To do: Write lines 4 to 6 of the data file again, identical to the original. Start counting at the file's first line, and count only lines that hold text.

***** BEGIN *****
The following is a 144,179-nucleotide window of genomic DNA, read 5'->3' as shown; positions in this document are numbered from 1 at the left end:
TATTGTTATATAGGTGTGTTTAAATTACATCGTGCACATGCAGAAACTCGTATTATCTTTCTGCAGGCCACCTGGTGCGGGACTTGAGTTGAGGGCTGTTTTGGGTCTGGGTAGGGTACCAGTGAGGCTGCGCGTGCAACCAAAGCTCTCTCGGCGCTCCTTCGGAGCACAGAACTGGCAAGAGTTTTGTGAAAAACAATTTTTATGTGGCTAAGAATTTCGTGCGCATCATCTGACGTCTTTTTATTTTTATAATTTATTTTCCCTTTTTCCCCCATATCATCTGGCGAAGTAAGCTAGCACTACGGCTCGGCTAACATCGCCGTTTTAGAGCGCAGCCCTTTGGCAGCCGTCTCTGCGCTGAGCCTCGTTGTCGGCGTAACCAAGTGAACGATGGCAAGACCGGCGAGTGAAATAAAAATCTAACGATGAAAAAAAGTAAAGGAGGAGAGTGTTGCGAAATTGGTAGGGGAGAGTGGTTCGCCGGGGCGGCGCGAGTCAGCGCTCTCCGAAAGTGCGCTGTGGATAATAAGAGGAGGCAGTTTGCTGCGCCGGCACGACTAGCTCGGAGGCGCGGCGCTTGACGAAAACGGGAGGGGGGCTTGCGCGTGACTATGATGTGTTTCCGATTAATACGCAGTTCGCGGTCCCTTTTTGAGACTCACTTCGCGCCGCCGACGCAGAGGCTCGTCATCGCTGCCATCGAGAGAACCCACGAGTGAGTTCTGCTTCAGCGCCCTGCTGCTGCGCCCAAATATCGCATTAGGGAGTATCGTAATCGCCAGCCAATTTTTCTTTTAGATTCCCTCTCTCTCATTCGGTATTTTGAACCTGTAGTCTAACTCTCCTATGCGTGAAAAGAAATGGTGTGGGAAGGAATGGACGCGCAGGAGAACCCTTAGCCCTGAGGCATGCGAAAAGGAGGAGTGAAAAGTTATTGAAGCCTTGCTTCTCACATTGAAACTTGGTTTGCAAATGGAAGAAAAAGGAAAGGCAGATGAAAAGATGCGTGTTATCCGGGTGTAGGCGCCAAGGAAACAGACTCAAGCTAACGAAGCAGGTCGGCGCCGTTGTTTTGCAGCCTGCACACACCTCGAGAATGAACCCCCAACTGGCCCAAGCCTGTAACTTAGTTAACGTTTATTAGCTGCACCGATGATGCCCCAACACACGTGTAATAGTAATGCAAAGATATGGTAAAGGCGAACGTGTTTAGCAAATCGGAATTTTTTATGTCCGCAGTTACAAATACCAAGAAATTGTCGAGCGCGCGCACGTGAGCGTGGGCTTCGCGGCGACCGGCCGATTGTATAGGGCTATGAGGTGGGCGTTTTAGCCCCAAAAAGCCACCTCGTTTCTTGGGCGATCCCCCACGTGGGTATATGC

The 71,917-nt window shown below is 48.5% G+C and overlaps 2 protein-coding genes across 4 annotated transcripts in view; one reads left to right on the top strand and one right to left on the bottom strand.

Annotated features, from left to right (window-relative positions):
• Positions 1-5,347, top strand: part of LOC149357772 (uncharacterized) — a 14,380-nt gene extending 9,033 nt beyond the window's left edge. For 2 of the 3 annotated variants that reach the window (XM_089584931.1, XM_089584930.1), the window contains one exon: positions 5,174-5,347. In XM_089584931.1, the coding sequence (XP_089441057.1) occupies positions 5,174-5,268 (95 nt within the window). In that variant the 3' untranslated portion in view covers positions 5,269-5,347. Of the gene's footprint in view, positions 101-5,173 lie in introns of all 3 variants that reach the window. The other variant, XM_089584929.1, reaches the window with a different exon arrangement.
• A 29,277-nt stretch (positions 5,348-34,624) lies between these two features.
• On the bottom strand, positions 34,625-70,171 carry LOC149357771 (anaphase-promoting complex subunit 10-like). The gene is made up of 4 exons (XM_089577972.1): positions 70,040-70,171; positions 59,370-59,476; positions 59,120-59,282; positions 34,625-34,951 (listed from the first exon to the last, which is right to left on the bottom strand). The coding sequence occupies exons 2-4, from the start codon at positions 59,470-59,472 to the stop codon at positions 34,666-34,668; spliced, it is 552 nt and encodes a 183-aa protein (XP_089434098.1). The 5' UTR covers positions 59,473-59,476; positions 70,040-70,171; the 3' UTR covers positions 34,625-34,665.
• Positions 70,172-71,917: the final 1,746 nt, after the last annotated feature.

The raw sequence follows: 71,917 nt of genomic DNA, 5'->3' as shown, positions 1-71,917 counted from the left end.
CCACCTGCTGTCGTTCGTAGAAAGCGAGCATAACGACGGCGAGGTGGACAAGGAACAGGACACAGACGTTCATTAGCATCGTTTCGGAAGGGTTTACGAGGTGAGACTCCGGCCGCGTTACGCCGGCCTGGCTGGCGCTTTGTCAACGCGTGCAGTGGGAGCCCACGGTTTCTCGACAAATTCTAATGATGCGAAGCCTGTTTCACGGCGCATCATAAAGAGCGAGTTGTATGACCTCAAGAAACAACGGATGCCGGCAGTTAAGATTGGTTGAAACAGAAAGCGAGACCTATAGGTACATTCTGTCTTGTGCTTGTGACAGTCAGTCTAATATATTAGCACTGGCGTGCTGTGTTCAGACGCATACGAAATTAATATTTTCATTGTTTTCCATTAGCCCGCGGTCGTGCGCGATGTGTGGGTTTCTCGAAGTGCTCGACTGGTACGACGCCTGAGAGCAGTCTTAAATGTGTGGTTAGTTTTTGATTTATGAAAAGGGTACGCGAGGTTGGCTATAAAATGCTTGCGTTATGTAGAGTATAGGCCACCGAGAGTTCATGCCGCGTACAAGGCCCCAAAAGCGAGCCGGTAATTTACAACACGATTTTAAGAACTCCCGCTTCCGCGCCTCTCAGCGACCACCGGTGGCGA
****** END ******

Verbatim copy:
Annotated features, from left to right (window-relative positions):
• Positions 1-5,347, top strand: part of LOC149357772 (uncharacterized) — a 14,380-nt gene extending 9,033 nt beyond the window's left edge. For 2 of the 3 annotated variants that reach the window (XM_089584931.1, XM_089584930.1), the window contains one exon: positions 5,174-5,347. In XM_089584931.1, the coding sequence (XP_089441057.1) occupies positions 5,174-5,268 (95 nt within the window). In that variant the 3' untranslated portion in view covers positions 5,269-5,347. Of the gene's footprint in view, positions 101-5,173 lie in introns of all 3 variants that reach the window. The other variant, XM_089584929.1, reaches the window with a different exon arrangement.
• A 29,277-nt stretch (positions 5,348-34,624) lies between these two features.